Introduction to Bipolar Disorder
Bipolar disorder is a condition characterised by changes in mood. Classically, those affected alternate between periods of depression and mania (high mood).
What is Bipolar Disorder?
Bipolar disorder is a condition characterised by changes in mood. Classically, those affected alternate between periods of depression and mania (high mood). The severity and course of the disease varies, but often the changes in mood have a significant impact on normal life. The condition is diagnosed in around 1 in 100 people at some point in their life, usually developing in early adulthood. Though there is no cure for bipolar disorder, several treatment options are available, aiming to stabilise and normalise mood. If you think you may be experiencing symptoms associated with bipolar disorder, please see a psychiatrist or GP.
What causes Bipolar Disorder?
The cause of bipolar disorder is not well understood, though it is likely to involve a combination of genetic vulnerability and environmental risk factors. Some likely contributors include childhood trauma such as neglect, abuse and bereavement. Other stressful life events such as money problems or breakdown of relationships may also contribute.
What are the symptoms of Bipolar Disorder?
Bipolar disorder involves swings in mood state between depression and mania. During a period of mania, you may feel elated, full of energy and self-important. Your thinking process may be accelerated, though it may be delusional, and this may be followed by rapid speech. You may not feel the need to eat or sleep and may take unusual risks. You may be unaware that you are experiencing these symptoms during their manifestation. During the depressed phase, you may experience sadness, self-doubt, low energy, low self-esteem, guilt, loss of interest, loss of appetite, difficulty sleeping, and suicidal thoughts.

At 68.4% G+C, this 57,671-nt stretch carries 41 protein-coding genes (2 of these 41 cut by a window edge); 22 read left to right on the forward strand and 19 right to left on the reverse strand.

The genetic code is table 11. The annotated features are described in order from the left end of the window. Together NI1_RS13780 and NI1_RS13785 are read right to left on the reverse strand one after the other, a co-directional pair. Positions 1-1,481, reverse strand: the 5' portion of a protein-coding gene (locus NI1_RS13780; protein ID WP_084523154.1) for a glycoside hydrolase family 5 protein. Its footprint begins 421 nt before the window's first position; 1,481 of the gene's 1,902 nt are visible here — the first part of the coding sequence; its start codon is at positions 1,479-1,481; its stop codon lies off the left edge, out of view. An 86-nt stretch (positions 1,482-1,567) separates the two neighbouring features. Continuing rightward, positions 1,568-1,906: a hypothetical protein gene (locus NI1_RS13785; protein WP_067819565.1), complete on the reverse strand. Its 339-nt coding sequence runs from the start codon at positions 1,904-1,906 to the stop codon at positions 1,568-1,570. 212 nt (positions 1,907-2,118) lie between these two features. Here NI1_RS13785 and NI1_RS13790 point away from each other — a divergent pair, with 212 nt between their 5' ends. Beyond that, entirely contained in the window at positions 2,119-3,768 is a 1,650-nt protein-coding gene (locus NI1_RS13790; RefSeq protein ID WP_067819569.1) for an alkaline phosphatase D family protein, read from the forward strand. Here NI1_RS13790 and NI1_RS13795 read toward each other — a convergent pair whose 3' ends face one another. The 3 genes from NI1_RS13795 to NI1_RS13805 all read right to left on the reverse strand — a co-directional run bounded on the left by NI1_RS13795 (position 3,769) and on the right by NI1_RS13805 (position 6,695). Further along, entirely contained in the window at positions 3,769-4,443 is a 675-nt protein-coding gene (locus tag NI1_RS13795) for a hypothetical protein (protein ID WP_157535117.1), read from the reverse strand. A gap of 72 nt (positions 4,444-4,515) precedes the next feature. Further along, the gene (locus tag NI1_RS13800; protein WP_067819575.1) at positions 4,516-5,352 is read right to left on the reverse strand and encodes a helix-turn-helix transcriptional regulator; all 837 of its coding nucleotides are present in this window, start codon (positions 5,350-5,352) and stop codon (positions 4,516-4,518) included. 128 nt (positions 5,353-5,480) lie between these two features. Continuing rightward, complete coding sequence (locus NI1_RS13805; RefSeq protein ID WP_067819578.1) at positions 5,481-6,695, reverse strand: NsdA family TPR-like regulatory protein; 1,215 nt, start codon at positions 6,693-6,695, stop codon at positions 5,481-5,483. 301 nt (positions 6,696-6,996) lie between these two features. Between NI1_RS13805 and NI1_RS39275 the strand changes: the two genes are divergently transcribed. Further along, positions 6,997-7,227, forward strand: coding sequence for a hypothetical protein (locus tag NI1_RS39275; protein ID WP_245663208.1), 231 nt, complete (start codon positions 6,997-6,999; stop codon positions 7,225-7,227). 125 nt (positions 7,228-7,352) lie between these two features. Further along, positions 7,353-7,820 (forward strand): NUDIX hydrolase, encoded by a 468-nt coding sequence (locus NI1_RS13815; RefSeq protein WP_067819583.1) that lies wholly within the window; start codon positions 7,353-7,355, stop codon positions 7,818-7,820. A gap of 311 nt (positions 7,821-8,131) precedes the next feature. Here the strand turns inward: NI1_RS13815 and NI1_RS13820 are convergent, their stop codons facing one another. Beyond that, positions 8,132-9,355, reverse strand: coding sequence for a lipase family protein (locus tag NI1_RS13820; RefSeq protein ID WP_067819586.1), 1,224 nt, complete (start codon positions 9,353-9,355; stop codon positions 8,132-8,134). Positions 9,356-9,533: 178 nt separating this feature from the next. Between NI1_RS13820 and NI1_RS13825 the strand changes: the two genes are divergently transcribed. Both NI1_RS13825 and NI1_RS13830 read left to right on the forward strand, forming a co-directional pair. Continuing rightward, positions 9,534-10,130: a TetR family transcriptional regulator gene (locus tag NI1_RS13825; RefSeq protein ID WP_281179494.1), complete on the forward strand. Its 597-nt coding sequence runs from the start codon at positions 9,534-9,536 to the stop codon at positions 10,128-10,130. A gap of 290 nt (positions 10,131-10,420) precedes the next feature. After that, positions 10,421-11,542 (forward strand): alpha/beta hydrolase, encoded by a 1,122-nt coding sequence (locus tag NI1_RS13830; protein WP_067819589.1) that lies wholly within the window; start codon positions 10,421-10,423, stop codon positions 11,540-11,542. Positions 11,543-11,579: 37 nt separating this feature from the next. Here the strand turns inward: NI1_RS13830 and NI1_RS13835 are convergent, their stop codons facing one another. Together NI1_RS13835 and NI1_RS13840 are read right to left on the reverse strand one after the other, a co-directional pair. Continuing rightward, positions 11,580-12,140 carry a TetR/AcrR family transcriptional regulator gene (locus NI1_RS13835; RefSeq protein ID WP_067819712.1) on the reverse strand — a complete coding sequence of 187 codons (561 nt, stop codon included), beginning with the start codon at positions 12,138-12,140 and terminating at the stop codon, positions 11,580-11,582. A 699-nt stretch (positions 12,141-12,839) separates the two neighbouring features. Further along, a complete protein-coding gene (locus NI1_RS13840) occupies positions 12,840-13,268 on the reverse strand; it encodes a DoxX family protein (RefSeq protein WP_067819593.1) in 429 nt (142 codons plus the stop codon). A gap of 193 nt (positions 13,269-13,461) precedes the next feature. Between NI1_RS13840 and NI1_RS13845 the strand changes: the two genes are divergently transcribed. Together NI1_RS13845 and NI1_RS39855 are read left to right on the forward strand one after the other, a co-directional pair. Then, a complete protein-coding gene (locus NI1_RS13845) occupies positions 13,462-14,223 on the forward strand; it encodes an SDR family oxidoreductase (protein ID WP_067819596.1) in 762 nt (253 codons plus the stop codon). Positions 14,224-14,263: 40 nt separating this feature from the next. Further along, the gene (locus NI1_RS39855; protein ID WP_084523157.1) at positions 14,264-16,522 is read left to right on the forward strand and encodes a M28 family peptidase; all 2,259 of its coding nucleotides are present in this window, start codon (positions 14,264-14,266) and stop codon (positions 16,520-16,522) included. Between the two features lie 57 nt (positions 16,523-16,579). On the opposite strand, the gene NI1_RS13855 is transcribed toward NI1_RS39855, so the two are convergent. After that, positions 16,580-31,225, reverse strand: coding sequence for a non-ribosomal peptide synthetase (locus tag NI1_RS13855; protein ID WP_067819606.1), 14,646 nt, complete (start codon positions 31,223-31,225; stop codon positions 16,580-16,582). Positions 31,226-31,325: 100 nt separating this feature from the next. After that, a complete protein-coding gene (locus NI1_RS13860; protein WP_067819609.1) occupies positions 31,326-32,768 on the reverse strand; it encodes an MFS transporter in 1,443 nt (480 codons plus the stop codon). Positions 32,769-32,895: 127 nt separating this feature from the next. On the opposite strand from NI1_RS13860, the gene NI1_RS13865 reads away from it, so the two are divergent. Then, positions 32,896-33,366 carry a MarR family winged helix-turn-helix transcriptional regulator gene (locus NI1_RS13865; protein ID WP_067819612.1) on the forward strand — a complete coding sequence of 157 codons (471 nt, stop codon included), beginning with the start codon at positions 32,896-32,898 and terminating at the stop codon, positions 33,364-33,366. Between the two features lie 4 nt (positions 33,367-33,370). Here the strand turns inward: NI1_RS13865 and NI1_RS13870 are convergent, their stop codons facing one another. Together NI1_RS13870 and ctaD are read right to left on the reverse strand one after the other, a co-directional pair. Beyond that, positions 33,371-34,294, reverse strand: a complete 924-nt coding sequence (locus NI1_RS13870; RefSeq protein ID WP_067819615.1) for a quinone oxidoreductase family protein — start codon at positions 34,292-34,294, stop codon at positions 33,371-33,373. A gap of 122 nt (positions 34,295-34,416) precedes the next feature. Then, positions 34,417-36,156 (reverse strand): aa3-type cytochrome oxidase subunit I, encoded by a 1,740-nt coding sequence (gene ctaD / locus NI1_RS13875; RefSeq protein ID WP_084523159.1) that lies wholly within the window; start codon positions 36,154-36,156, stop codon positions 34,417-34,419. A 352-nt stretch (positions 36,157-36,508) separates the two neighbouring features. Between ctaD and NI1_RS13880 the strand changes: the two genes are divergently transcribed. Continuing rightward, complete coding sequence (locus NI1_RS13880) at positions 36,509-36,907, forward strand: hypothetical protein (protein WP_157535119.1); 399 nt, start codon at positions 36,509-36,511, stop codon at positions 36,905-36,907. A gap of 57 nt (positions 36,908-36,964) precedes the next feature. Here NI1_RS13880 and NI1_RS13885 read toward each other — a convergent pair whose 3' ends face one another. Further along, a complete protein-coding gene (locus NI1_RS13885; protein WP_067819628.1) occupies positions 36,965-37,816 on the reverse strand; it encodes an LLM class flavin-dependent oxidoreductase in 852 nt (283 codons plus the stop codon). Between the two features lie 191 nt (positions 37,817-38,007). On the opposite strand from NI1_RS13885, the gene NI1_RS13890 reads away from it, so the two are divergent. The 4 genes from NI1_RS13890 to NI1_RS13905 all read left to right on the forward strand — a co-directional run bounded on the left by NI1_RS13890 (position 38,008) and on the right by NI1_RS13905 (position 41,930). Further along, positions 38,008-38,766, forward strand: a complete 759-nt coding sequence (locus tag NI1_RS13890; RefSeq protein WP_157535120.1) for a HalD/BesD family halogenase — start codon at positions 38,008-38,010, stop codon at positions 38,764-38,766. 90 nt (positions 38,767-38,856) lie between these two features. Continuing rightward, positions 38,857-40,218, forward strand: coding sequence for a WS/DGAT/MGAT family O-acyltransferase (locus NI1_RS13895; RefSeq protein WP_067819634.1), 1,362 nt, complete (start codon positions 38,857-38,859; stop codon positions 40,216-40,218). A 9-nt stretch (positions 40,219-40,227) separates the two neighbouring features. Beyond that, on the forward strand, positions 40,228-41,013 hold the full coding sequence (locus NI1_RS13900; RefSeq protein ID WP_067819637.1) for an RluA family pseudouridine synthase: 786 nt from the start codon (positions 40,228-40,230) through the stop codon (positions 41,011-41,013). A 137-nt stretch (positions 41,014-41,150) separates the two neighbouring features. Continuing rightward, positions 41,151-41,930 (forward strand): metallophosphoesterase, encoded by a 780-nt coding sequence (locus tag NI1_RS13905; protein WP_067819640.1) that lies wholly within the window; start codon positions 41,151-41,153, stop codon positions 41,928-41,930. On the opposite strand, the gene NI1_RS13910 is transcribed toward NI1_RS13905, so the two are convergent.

How is Bipolar Disorder treated?
Though we cannot yet treat the underlying cause of the disease, several successful therapeutic strategies exist, aiming to stabilise the condition and reduce the length of episodes. It is important to recognise and avoid any triggers of the disease. In addition, several medications exist, including lithium carbonate, antipsychotics and anticonvulsants. Furthermore, many people experiencing the condition find psychological therapies helpful. These include cognitive behavioural therapy (CBT), a form of talking therapy, as well as psychoeducation. Ultimately, the treatment of bipolar disease is a personal decision and it may take time for you and your doctor to identify the most effective combination of therapies for you.